Saturday, August 8, 2015

A "Tony" Bosomworth Wedding in 1881

The boyhood home of the groom, William Gelder Shepardson.
from History of Macoupin County Illinois: And Biographical Sketches of Some of its Prominent
Men and Pioneers,
accessed via Google Books

Among the Carlinville newspapers I found on the Old Fulton Post Cards website was a wedding announcement for my great grand aunt, Mary J. Bosomworth, also known as “Mollie”, who was the sister of my great grandmother, Anna Belle Bosomworth Marlow. She had married William Gelder Shepardson, who was the adopted son of Thomas S. Gelder, one of the early settlers of the area. Thomas Gelder, who was originally from Yorkshire, was a veteran of the Black Hawk War, during which he fought alongside Abraham Lincoln. (The Gelder homestead is depicted above). The wedding was held at the home of my great great grandparents, Charles and Ann Bosomworth on January 13, 1881, in Chesterfield, Illinois, according to the February 3, 1881 Carlinville Free Democrat. What is interesting about the article, is not only the detail it gives about the wedding, but also that it includes a list of most of the wedding gifts, and who gave them! I don’t think I have ever seen this included in a marriage announcement before. It may be a whole or partial list of the guests, but may also be a way of acknowledging people who sent gifts but who did not attend. Here is a transcript. I have added the relationship of the giver listed to the bride or groom where not explicit:

A Tony Wedding

Quite a number of guests assembled at the residence of Chas. Bosomworth Thursday eve., Jan. 13th to witness the marriage of his daughter Miss Mollie to Mr. W. G. Shepardson, Rev. March officiating. After the impressive ceremony was performed supper was served which was complete in every respect. The following is nearly a complete list of the presents received:

Pair of scissors, father of the bride.
Two brooms, mother of the bride.
Set of napkins, Allie Bosomworth.  [Alice, sister of the bride].
Set of plates, Irene Bosomworth.  [Sister of the bride].
Glass water pitcher, T. Shearburn. [Likely groom’s sister’s husband’s brother, Thomas A. Shearburn].
Set of goblets, Mrs. T. Shearburn. [Wife of groom’s sister’s husband’s brother].
Pair of vases, Mary Bosomworth.  [Likely cousin of bride, Mary Jane Bosomworth, daughter of George Robert Bosomworth, and born same year as the bride].
Pair of towels and coffee mill, Mr. and Mrs. N¬__.
Set of knives and forks, John Allen.
Lamp, Mr. and Mrs. T. Towse.
Set of napkins, Mr. and Mrs. S. L. Berryman.
Set of goblets, Enola Peebles.
The set, John Candler and Ida Towse. [John Candler was the likely the brother of the bride’s aunt, Sarah Candler Bosomworth].
Comb case, Annie Bosomworth. [Anna Belle Bosomworth, sister of the bride, and my great grandmother].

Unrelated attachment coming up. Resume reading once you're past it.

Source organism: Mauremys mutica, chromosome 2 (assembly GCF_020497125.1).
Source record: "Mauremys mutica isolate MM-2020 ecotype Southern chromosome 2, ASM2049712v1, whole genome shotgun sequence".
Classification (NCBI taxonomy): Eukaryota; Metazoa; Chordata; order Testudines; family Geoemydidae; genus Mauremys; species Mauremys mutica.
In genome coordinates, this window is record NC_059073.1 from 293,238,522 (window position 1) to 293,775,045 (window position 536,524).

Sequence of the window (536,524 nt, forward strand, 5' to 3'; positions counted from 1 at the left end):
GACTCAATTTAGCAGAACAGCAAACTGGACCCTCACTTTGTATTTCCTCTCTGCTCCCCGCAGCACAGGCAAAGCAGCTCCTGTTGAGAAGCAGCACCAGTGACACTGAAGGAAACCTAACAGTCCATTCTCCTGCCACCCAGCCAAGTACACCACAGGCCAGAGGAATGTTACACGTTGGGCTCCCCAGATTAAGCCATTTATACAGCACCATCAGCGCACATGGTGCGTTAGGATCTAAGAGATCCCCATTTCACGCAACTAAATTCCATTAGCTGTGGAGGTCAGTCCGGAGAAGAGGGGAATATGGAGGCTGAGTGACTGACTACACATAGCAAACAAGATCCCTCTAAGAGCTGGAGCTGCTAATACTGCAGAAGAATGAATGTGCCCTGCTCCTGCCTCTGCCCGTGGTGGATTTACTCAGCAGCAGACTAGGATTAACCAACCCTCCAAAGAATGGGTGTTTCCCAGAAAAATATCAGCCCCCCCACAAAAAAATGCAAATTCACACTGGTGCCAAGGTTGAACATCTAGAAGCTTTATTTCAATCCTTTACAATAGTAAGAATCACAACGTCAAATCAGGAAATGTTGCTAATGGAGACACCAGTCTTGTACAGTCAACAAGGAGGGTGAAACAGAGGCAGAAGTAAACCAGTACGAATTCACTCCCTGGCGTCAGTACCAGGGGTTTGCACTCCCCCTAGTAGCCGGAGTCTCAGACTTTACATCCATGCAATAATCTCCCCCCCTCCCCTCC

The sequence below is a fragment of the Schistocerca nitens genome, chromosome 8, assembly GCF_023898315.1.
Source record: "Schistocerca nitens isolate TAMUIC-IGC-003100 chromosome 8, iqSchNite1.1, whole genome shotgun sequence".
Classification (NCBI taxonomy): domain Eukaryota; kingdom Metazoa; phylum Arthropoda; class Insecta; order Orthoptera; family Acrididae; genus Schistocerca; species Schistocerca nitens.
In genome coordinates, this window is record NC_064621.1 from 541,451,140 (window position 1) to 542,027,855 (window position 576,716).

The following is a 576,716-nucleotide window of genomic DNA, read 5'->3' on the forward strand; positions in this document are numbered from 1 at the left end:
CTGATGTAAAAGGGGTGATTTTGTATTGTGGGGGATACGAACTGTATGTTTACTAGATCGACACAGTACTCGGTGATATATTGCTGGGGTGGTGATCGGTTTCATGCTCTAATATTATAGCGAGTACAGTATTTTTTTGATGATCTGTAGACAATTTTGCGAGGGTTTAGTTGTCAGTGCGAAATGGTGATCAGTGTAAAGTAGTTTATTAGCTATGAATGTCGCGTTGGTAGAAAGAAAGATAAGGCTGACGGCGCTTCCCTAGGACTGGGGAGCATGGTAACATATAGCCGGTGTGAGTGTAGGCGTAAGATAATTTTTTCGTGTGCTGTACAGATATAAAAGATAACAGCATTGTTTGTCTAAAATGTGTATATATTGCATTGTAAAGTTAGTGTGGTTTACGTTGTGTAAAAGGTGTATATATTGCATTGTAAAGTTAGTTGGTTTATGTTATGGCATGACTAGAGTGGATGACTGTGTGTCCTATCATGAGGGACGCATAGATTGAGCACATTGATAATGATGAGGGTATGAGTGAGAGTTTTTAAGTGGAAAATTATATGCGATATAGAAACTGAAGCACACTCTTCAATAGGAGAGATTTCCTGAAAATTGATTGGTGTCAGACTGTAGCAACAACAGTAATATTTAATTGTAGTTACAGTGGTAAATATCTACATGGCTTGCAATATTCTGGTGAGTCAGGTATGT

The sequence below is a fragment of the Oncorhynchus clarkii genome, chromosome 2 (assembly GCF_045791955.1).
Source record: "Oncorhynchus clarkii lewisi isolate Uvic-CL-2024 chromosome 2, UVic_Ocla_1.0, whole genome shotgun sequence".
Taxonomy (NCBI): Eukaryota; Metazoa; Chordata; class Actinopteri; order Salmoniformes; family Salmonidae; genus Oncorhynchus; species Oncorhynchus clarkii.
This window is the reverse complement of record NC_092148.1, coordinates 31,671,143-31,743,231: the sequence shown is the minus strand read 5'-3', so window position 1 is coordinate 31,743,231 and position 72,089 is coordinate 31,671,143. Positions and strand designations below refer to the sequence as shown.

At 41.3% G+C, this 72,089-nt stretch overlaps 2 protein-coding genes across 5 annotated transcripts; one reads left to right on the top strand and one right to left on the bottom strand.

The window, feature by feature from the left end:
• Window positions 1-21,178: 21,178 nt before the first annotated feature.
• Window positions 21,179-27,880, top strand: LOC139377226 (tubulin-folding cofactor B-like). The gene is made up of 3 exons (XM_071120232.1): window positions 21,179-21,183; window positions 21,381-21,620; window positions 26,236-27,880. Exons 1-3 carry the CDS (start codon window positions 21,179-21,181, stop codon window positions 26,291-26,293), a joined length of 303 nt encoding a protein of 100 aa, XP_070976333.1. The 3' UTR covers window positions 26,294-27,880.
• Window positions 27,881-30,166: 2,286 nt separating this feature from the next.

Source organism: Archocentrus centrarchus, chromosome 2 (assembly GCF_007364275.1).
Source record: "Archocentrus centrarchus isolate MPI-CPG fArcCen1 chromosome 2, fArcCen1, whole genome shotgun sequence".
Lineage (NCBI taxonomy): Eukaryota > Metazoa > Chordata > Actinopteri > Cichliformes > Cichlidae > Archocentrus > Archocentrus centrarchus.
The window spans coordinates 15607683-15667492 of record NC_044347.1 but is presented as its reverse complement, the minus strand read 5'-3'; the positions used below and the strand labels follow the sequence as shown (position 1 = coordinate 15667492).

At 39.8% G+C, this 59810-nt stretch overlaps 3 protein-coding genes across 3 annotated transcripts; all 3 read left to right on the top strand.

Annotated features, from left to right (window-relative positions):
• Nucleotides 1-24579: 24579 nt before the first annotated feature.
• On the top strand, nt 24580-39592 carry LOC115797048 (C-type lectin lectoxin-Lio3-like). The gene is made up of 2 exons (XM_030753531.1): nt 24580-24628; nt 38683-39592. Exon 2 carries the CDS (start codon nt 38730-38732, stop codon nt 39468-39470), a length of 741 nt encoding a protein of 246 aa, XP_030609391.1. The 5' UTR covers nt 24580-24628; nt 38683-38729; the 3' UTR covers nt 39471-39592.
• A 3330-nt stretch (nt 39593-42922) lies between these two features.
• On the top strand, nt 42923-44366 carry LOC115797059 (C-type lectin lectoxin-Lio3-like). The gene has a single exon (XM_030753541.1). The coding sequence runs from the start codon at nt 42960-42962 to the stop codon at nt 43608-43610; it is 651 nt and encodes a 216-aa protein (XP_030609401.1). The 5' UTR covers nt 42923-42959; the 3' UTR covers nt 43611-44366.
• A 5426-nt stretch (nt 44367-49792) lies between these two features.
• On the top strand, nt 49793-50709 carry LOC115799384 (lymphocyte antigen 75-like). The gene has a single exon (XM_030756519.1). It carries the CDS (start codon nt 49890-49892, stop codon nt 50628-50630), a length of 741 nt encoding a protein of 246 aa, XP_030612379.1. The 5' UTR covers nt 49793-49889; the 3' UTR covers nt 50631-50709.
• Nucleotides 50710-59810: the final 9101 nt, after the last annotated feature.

Lamp, John and Lucy Forth.
Washboard, R. D. Smith.
Goblets, John Bramley.
Pair of salt stands, Mr. and Mrs. H. L. De__.
Castor set, Chas. Forth.
Butter dish and water pitcher, H. Stamm.
Box of matches, Jessie Bosomworth. [Sister of the bride].
Syrup pitcher, W. D. Forbes. Tin cup, Edgar N__.
Pair of towels, Mr. and Mrs. Birdsall.
Butter dish, Low. Thornton.
Towels, Lizzie Boatman.
Glass watcher pitcher, Jas. Candler [James Candler was the likely the brother of the bride’s aunt, Sarah Candler Bosomworth].
Two pickle dishes, Carrie Ulster.
Pickle dish, Annie Cook.
Broom, Lizzie Armstrong.
Silver butter knife, Eliza ___ckels.
Table linens and towels, Dr. Collins, pref. _____, Fred and Frank Towse.
Wash tub, John Armstrong.

I suppose it would be natural  considering all of the above, to wonder if the title of the piece is ironic. After all, the wedding was in the home of the local blacksmith, and the bride’s parents give the couple a pair of scissors and two brooms. What struck me as I did a bit more research, is that the groom’s adopted family does not seem to be represented well among the givers of gifts. Thomas Gelder seems to have been a well-to-do and prominent citizen of the county, and was still living at the time of the marriage.  It is not clear if William Gelder Shepardson benefitted financially in any way due to his connection with his adopted father. William went on to make a business out of digging wells. I have yet to find any further information on his biological father, George Shepardson, or his mother. The only thing I know about them is that George was from England, and William’s mother was Irish.

William and Mollie had at least five children:  Piercy Dickenson (named for Mollie’s uncle), Mary Louise, Charles Bosomworth (named for Mollie’s father), Edith, and Nellie Gladys. Mollie died in 1943, and William died in 1946.

I would be interested if any of my gentle readers can identify any of the other guests, and their relationship to the family if known. The Towse family figures into the Joseph Marlow story later, as he rents a Towse family farm.

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